Remarkable Ohio

Results for: land-survey
SW corner of W Front Street and Pearl Street
Manchester

, OH

In 1784, the state of Virginia ceded all of its Northwest Territory to the federal government except for this tract to satisfy the land bounties owed to its Revolutionary War soldiers. The Virginia Military District extended from the Scioto River in the east to the Little Miami River in the west, and from the Ohio River on the south to the town of Kenton in the north. The District contained over 4 million acres of land. Nathaniel Massie founded Manchester, which is the fourth oldest settlement in Ohio, as a base for his surveying operations. Manchester, sometimes called Massie’s Station, was founded in 1791, populated largely by settlers coming from Kentucky and Virginia.

4642 Wahlsburg East Road
Georgetown

, OH

Through the terms of his will, absentee British landowner Samuel Gist (c. 1723-1815) freed his 350 slaves in Virginia. Gist intended that these freed people would remain on the land and receive instruction in Christianity and that schools would be established for their children. The settlement of Gist’s estate funded the relocation of the freed slaves to Ohio. Gist’s executors acquired over 2,200 acres of land in Ohio. These lands included two large tracts in Scott and Eagle Townships in Brown County in 1819 and another 207 acres in Fairfield Township (now Penn Township) in Highland County in 1831 and 1835. As of 2010, no descendants of the freed Gist slaves lived in the original Scott Township settlement.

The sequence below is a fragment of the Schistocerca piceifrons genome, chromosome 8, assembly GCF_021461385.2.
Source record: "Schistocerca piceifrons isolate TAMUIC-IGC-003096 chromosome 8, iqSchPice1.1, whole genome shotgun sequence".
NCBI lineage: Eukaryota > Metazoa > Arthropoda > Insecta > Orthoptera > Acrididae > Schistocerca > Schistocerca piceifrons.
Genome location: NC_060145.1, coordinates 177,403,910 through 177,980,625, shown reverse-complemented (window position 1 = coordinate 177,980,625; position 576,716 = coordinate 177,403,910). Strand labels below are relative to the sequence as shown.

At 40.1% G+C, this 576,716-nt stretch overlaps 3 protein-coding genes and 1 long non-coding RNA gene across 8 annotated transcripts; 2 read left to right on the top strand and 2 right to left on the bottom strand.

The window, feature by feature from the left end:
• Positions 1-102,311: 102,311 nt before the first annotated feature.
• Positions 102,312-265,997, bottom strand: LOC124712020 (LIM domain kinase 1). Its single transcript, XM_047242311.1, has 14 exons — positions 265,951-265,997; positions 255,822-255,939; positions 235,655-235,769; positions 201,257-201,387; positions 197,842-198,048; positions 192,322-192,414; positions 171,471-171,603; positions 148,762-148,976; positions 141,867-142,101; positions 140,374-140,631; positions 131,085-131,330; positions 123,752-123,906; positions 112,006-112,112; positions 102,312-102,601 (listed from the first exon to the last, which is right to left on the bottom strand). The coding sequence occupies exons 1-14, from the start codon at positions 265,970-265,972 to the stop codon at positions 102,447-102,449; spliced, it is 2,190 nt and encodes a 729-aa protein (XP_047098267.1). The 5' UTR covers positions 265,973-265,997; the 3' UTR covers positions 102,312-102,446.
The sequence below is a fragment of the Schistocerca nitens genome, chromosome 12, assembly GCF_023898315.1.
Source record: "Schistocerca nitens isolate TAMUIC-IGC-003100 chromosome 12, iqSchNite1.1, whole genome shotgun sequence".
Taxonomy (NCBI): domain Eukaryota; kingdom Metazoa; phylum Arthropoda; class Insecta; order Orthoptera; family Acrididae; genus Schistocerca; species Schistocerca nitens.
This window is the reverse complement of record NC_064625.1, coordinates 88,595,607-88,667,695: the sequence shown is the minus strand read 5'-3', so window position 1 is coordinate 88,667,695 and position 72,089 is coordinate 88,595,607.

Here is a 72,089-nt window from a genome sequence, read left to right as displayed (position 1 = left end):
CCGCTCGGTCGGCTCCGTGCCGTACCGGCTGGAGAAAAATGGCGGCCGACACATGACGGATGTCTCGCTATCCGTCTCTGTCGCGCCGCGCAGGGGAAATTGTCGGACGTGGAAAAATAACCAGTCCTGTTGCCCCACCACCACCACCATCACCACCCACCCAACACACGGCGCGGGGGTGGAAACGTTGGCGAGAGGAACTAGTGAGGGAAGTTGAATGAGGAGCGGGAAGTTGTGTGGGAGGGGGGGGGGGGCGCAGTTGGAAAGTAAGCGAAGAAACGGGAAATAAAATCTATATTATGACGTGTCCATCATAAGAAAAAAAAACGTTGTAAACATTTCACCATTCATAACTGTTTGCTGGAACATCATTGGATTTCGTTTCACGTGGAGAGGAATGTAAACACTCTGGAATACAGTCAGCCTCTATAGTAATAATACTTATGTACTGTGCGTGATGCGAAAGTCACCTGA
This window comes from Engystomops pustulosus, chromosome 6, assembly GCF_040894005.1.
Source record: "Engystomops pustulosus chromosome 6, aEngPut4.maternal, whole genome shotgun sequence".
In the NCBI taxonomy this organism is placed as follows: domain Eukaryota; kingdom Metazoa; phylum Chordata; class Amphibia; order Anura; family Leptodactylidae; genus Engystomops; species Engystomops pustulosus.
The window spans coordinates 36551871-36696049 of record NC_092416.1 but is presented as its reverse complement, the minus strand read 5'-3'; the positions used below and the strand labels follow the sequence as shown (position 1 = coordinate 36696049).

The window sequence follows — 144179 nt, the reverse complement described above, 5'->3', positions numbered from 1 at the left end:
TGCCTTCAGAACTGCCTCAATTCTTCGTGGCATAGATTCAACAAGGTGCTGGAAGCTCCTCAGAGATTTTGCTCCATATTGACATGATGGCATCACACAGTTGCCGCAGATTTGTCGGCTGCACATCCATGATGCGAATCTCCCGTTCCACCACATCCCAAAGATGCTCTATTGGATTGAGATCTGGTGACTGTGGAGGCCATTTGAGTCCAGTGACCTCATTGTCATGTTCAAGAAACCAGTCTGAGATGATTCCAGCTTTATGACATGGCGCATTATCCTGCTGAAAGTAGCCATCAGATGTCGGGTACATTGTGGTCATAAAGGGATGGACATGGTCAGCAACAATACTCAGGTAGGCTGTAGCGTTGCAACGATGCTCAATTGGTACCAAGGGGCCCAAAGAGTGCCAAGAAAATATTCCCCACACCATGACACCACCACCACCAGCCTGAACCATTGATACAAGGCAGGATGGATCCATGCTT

417 Main Street
Huron

, OH

In the early 1800s, Jabez Wright, an early Huron County judge, purchased a large tract of lakeside land on the north side of what is now Cleveland Road. There Wright built an eight-room farmhouse that later served as a “station” on the fabled Underground Railroad, playing a vital role in aiding fugitive African-American slaves to freedom. Beneath Wright’s farmhouse was a sixteen foot-wide and ninety foot-long tunnel. Escaped slaves entered the passage through a trap door in the home’s basement and exited into a corn crib located a mere one hundred feet from Lake Erie. There the slaves awaited the arrival of rowboats transporting them to vessels heading north to Canada. (Continued on side two)

9955 Yankee Street
Centerville

, OH

Edmund Munger was born in 1763 in Norfolk, Connecticut, and later moved to Vermont. In 1799, his wife Eunice Kellogg and five children traveled by wagon and flat-bottomed boat to claim land in Washington Township. A blacksmith by trade and a farmer, Munger was deeply interested in community affairs. In 1804, he was elected a Montgomery County Commissioner and four years later to Ohio’s Seventh General Assembly. From 1809 to 1826, he served as Clerk of Washington Township. His militia men elected him a Brigadier General in 1809 to take command of the Second Brigade, First Division of the Ohio Militia. During the War of 1812, Governor Return J. Meigs instructed Munger to defend the frontier within his command. His quick action protected settlers and kept vital supply routes open. General Munger died at his farm here in 1850 and is buried next to his wife in the Old Centerville Cemetery.